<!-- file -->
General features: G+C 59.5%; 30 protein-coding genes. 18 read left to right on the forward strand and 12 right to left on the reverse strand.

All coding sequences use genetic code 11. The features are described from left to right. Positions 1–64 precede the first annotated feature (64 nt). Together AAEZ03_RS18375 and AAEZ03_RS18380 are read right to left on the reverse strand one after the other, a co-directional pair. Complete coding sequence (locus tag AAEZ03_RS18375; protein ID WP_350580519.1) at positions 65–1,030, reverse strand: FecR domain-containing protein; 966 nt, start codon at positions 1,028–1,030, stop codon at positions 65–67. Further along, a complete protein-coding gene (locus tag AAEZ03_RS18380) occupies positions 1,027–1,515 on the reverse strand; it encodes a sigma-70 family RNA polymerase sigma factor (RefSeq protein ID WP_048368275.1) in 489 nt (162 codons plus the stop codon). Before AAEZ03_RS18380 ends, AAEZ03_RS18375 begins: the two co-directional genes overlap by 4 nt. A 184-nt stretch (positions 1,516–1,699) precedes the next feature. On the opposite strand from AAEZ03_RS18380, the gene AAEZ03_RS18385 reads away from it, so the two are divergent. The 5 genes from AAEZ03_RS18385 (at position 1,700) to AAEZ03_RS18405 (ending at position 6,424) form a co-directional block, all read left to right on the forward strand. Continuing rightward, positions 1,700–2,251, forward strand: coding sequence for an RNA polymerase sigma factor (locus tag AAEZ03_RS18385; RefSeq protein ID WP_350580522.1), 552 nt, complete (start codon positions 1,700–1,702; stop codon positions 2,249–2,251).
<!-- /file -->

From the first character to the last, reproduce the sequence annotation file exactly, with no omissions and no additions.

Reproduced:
General features: G+C 59.5%; 30 protein-coding genes. 18 read left to right on the forward strand and 12 right to left on the reverse strand.

All coding sequences use genetic code 11. The features are described from left to right. Positions 1–64 precede the first annotated feature (64 nt). Together AAEZ03_RS18375 and AAEZ03_RS18380 are read right to left on the reverse strand one after the other, a co-directional pair. Complete coding sequence (locus tag AAEZ03_RS18375; protein ID WP_350580519.1) at positions 65–1,030, reverse strand: FecR domain-containing protein; 966 nt, start codon at positions 1,028–1,030, stop codon at positions 65–67. Further along, a complete protein-coding gene (locus tag AAEZ03_RS18380) occupies positions 1,027–1,515 on the reverse strand; it encodes a sigma-70 family RNA polymerase sigma factor (RefSeq protein ID WP_048368275.1) in 489 nt (162 codons plus the stop codon). Before AAEZ03_RS18380 ends, AAEZ03_RS18375 begins: the two co-directional genes overlap by 4 nt. A 184-nt stretch (positions 1,516–1,699) precedes the next feature. On the opposite strand from AAEZ03_RS18380, the gene AAEZ03_RS18385 reads away from it, so the two are divergent. The 5 genes from AAEZ03_RS18385 (at position 1,700) to AAEZ03_RS18405 (ending at position 6,424) form a co-directional block, all read left to right on the forward strand. Continuing rightward, positions 1,700–2,251, forward strand: coding sequence for an RNA polymerase sigma factor (locus tag AAEZ03_RS18385; RefSeq protein ID WP_350580522.1), 552 nt, complete (start codon positions 1,700–1,702; stop codon positions 2,249–2,251).